Wednesday, September 10, 2014

Everyone Agrees: FDA Should Eliminate Pre-Market Review for Electronic Cigarettes, At Least Until Effective Date of Regulations

In three separate sets of comments submitted to the FDA regarding the proposed deeming regulations, three major players in the e-cigarette space have offered the identical piece of advice for the agency:

Do not apply pre-market review requirements for electronic cigarettes, at least until the effective date of the final regulations.

Here is what each of the three companies/associations had to say regarding this issue in their submitted comments:

1. Altria Client Services (on behalf of Nu Mark): "Nothing in the FSPTCA [Family Smoking Prevention and Tobacco Control Act] requires FDA to engage in all-or-nothing deeming for all purposes. Rather than deem an entire class of tobacco products categorically subject to the FSPTCA for all purposes, FDA has multiple options for proceeding in a reasoned, scientifically sound, and incremental manner. For example, FDA should exercise its statutory authority to deem e-vapor products commercially marketed before the Final Rule for certain purposes under the FSPTCA. Such products would be subject to age restrictions, warning labels, and disclosure requirements, without subjecting them to premarket authorization. Only those e-vapor products commercially marketed after issuance of the Final Rule would be subject to ... premarket authorization."

2. Lorillard: "FDA should exercise enforcement discretion not to require premarket review of electronic cigarettes introduced into United States commerce on or before the effective date of the final deeming regulation.

3. American E-Liquid Manufacturing Standards Association: "FDA should use the effective date of the final rule for the Deeming Regulations as the new "Grandfather Date" for e-cigarettes and e-liquid products and model the substantial equivalence requirements for these products based on the Section 510(k) pathway for medical devices."

The Rest of the Story

All three of these entities have offered common sense advice with which I wholeheartedly agree. In fact, this advice may be the single most important change that I recommend in the proposed deeming regulations.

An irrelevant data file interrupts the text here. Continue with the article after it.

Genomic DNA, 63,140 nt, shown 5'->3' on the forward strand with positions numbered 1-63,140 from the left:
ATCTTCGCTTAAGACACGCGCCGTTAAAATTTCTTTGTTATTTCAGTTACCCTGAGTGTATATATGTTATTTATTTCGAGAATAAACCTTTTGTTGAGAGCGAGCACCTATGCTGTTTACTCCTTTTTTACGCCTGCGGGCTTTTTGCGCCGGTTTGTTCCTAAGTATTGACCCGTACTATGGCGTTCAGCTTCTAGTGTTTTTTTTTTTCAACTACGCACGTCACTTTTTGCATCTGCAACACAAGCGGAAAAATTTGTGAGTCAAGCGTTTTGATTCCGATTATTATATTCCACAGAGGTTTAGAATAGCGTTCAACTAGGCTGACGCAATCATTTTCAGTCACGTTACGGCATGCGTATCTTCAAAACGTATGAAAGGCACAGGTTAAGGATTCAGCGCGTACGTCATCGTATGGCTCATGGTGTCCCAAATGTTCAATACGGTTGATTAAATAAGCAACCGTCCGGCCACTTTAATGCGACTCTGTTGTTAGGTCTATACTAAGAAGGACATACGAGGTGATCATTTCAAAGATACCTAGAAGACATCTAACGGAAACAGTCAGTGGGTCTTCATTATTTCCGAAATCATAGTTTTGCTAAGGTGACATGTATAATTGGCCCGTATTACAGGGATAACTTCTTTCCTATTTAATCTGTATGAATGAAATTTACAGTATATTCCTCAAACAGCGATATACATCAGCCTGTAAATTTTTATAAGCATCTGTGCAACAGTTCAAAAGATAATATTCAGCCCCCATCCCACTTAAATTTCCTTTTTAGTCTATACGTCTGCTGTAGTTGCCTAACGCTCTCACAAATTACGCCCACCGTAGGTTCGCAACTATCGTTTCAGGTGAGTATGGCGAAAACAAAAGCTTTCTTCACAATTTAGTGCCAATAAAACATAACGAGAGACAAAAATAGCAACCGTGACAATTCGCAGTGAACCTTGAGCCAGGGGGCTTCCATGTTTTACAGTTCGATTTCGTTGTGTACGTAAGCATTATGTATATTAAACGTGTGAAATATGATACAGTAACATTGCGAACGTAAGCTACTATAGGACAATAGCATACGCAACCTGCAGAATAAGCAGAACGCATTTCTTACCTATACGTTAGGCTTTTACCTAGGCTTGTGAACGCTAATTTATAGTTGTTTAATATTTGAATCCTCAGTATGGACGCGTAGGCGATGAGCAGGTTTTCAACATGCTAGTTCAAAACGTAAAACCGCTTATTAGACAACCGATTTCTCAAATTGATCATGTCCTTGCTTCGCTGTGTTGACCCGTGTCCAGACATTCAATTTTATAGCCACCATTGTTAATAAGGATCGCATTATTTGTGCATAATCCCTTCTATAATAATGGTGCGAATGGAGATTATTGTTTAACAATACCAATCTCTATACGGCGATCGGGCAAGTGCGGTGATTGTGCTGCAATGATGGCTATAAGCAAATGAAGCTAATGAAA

As currently proposed, the deeming regulations will require virtually every e-cigarette product on the market to submit a pre-market review application, in which the company must demonstrate that the introduction of the product into the market is beneficial for the public's health. The data required to demonstrate this is complex, as it requires a consideration of not only the benefits of the product to intended users (adult smokers), but also the consequences of the product's availability in the market to others, such as nonsmokers and youth. The complexity and burden of this requirement makes it unfeasible for most e-cigarette companies, which are small and do not have adequate resources for such an undertaking. The result would be to pull tens of thousands of products from the market and constrict the market severely. In addition, it would create an absolute bureaucratic, nightmarish mess.

Instead, as Altria Client Services, Lorillard, and AEMSA have all recommended, the FDA should scrap the requirement for pre-market review of electronic cigarettes, at least until the effective date of the final regulations. After that time, applications for new products would be required, unless they could show substantial equivalence compared to a product already on the market (as of the final regulation effective date).

Actually, I would go one step further. I don't see a need for pre-market review of new electronic cigarette products, as it is the older ones which pose the most concern and the product quality has improved with innovation and time. Moreover, such requirements would stifle innovation. Instead, if I were the FDA, I would simply establish a set of safety standards that all products must meet. These standards would address issues such as battery safety, quality of ingredients used, type of ingredients used, temperature regulation, quality and safety of metal parts, and child-safety of packaging.

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